Kick-Off Spring with Seeding your Garden
March 24th, 2021
After being cooped up at home for almost a year, it’s a natural desire to want to get outside, do something productive, and start thinking about when to start seeding your garden. Plants and vegetables are two great planting options to destress and focus on something that makes you happy.
Whether you have experience with seeding or not, here are a couple of guidelines on how to prepare your garden to be the best it can be.
For starters, only plan for what you know you have space for. It’s easy to get carried away with buying tons of seeds, but if you only have room in your garden for a couple and you over plant, you’ll have overcrowding issues throughout the season.
When you’re picking your garden location, make sure you choose somewhere with the right amount of sun based on the plants you intend to grow. Don’t forget to consider where your hose is to make maintenance easier!
Picking your Seeds
When deciding what seeds you’d like to plant, pick them early in the season so you can learn how to plant them, gather any materials needed and have plenty of time to plant. It may be helpful to sort your seeds in to cool-season and warm-season crops to help you keep track.
- Cool-season crop examples: peas, lettuce, cabbage, spinach and other greens
- Warm-season crop examples: tomatoes, peppers, eggplant, squash
Should I start planting seeds inside or outside?
Different vegetables may require longer periods to grow from seed, meaning you may have to start them inside. Others grow well outdoors and don’t need as much fuss to get them started. Most seed packets provide you with specific information about the seeds you’ve chosen and can help you gauge what you will need to do to be successful.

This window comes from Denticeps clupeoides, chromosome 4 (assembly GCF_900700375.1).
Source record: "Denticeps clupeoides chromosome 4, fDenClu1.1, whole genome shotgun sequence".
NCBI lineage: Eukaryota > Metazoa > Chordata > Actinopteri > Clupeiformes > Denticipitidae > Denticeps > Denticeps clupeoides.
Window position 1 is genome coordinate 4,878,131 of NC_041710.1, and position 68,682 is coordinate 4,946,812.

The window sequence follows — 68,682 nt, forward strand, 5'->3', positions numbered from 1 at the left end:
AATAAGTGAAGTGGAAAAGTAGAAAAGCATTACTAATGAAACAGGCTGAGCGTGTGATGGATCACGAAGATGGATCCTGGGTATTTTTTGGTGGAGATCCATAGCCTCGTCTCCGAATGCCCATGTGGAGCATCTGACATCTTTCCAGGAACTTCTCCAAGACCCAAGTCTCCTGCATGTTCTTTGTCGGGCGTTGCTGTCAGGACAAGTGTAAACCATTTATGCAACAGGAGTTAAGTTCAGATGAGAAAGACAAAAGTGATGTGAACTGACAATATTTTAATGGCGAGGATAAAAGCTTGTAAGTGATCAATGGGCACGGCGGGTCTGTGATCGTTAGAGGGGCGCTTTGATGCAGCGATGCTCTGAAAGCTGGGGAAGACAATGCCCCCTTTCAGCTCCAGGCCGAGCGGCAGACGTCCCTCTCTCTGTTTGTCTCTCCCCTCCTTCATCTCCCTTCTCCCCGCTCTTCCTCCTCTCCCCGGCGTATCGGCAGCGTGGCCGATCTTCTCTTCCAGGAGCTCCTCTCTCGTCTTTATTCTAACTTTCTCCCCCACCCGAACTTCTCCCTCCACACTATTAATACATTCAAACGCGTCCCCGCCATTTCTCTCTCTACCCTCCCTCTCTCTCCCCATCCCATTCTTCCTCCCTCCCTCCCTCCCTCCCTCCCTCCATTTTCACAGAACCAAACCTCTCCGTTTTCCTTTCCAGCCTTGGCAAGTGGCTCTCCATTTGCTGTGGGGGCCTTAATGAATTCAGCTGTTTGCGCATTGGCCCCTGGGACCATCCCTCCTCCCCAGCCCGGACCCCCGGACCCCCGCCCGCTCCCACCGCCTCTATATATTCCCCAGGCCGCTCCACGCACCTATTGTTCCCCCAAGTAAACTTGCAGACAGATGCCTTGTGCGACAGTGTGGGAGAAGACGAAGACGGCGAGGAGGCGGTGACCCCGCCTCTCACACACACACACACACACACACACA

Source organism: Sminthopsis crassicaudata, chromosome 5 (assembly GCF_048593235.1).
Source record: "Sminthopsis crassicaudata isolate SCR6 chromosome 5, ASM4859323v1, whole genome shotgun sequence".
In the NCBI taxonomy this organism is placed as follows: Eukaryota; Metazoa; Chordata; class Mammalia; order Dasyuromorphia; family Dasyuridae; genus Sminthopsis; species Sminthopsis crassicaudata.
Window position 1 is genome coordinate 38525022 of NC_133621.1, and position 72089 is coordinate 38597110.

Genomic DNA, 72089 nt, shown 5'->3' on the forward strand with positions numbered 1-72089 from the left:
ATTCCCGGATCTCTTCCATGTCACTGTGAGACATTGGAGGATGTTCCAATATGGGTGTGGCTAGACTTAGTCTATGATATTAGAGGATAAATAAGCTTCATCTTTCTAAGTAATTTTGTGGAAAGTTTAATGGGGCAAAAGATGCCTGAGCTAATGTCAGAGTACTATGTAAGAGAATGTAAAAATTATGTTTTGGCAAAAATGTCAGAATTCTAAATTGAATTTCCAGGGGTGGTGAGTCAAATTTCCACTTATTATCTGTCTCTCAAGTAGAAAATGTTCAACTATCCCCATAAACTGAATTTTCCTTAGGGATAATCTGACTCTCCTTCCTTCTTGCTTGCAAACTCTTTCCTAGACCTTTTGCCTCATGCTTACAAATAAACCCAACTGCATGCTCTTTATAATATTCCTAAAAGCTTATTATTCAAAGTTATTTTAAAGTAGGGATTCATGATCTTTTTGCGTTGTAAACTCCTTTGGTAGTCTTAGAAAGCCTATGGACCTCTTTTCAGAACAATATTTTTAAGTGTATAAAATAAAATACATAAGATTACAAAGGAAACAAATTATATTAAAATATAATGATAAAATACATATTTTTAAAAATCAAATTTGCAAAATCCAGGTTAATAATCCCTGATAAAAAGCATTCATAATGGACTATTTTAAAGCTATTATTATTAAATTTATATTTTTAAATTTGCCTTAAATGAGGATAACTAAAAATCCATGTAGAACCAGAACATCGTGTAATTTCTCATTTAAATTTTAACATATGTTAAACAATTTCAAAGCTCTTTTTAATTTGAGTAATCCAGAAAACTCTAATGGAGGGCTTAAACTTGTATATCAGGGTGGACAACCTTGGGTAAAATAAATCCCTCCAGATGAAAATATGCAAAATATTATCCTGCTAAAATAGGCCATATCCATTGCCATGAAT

Here is a quick guide to common fruits and vegetables:
|Type of Seed||When to Plant||Where to Start|
|Kale and Collard Greens||Spring time and again late summer||Outside|
|Peppers||Late March or early April||Inside|
|Onions||Mid to late March, until late April||Outside|
|Herbs||April||Outside in pots or beds|
|Strawberries||Spring is good, but summer works along with fall||Outside|
|Broccoli||March or April||Inside|
Average Last Frost Date in Colorado
It is necessary to know the last frost dates of where you are planting your garden. The last frost date is a date in which it is determined there will most likely be no more hard freezes that season. This date helps you understand when to plant new plants and when it is ok to place existing plants outside again.
- In most parts of Colorado, the average frost date is between May 15 and May 30.
- For most of Denver proper, the average frost date is about May 15. Some families even have a tradition of planting warm-weather vegetable plants, such as peppers and tomatoes, on Mother’s Day.
When to Plant in Colorado
- Warm-weather seeds should be started in mid-March, or early spring or summer. Many Coloradans remember St. Patrick’s Day as the time to start seeds.
- Cool-weather seeds can be started inside beginning in early February through the end of the month. Depending on the cold tolerance of the plant, they can be planted outside starting in mid-to-late March. Most seeds can be planted 2-4 weeks before the last spring frost.
Growing a garden can be a great hobby for an individual, roommates, couples or a family. Gardening can be a fun summer activity and you’ll get to enjoy the fruits (and vegetables) of your labor later on if you have properly planned. Be sure to research different plants to see what pairs well together as well. For more tips and tricks on the best way to start your garden, subscribe to our newsletter and follow us on social media!